Republican senator falsely accuses Obama of encouraging voter fraud That’s a felony.
Sen. Jeff Sessions (R-AL) claims, just days before the election, that President Obama has called on undocumented immigrants to commit voter fraud on Tuesday.
The video interview was “one of the most shocking things that President Obama has said,” Sessions told The Bob Frantz Authority radio show on Monday.
“He needs to absolutely, today, correct that,” Sessions said during the radio interview. “You cannot vote if you’re not a citizen. How basic is this? He is the chief law enforcement officer in America… He needs to make sure that the American people know that you cannot vote if you’re not a citizen. Give me a break. It’s a crime.”
None of this is true.
In a video interview with actress Gina Rodriguez last week, Obama actually urged Latino citizens to vote and stressed that they would not put undocumented family members at risk of deportation.
Rodriguez asked President Obama whether federal immigration officials would single out Latino voters with undocumented family members, or as she put them, “undocumented citizens…because they contribute to this country.”
“Not true,” Obama responded. “And the reason is, first of all, when you vote, you are a citizen yourself. And there is not a situation where the voting rolls somehow are transferred over and people start investigating, et cetera. The sanctity of the vote is strictly confidential in terms of who you voted for. If you have a family member who maybe is undocumented, then you have an even greater reason to vote.”
In a similar statement made Sunday, Sessions called on Obama to make clear that he meant Latino voters in the video interview because “the failure to clarify this statement will only add further credibility to the public’s concerns about the integrity of this election.”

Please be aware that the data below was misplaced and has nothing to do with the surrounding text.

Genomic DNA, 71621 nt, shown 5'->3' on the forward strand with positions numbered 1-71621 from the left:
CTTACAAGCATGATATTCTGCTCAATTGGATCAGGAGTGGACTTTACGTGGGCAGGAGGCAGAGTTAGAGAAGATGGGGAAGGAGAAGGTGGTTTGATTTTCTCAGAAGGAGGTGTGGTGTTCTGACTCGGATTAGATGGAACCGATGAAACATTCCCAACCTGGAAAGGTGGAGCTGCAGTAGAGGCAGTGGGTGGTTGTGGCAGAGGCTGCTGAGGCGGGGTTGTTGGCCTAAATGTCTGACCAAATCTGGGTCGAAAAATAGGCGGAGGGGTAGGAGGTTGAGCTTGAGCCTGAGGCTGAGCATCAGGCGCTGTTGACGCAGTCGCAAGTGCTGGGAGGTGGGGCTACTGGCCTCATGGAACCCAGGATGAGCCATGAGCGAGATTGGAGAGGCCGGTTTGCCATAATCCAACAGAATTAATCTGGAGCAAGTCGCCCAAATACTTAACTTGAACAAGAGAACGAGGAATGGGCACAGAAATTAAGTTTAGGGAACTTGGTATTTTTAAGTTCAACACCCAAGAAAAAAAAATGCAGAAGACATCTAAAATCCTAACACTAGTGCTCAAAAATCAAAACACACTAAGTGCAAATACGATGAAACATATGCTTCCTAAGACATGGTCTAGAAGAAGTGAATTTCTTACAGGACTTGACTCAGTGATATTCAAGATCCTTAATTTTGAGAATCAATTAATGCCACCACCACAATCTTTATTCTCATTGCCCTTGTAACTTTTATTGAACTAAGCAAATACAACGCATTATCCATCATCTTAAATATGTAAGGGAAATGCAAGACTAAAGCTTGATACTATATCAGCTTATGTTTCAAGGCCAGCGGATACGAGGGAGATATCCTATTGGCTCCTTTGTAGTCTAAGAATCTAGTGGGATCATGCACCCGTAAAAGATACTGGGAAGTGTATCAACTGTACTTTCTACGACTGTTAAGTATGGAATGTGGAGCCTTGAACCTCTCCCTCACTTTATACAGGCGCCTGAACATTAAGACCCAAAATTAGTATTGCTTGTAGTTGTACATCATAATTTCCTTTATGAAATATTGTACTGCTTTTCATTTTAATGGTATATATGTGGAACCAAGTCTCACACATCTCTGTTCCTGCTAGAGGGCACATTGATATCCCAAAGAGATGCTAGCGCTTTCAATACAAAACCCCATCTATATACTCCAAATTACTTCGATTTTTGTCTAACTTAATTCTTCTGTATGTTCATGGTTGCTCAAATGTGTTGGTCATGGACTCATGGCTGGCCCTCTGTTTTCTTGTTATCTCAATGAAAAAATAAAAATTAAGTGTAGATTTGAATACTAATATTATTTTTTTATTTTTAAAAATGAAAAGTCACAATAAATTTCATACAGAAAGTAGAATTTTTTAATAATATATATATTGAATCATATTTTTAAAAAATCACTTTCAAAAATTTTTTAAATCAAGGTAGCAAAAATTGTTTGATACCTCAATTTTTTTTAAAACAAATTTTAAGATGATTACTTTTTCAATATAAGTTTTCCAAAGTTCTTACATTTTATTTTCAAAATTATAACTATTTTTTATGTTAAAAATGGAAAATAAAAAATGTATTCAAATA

If the suggestion for election rigging sounds familiar, it’s because Republican presidential candidate Donald Trump often claims that the election is rigged to derail his candidacy, including biased polls, media, andvoting machines.
There has been little evidence to back up Trump’s claim that widespread election rigging happens. In fact, a Trump supporter was recently arrested for voting twice for the Republican candidate because she was convinced one vote would be switched.
There is more evidence, however, of voter intimidation, a tactic condoned by Trump. A Trump supporter recently circulated an image depicting a U.S. Immigration and Customs Enforcement (ICE) agent arresting an alleged undocumented immigrant in the back of a voter line. The photo was fake, but intended to scare Latino voters with immigrant family members.
The idea of an undocumented immigrant even trying to vote seems far fetched. Doing so would be a felony, punishable by up to three years of imprisonment and even deportation — and would have virtually no chance of changing the outcome of the election.
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Source : thinkprogress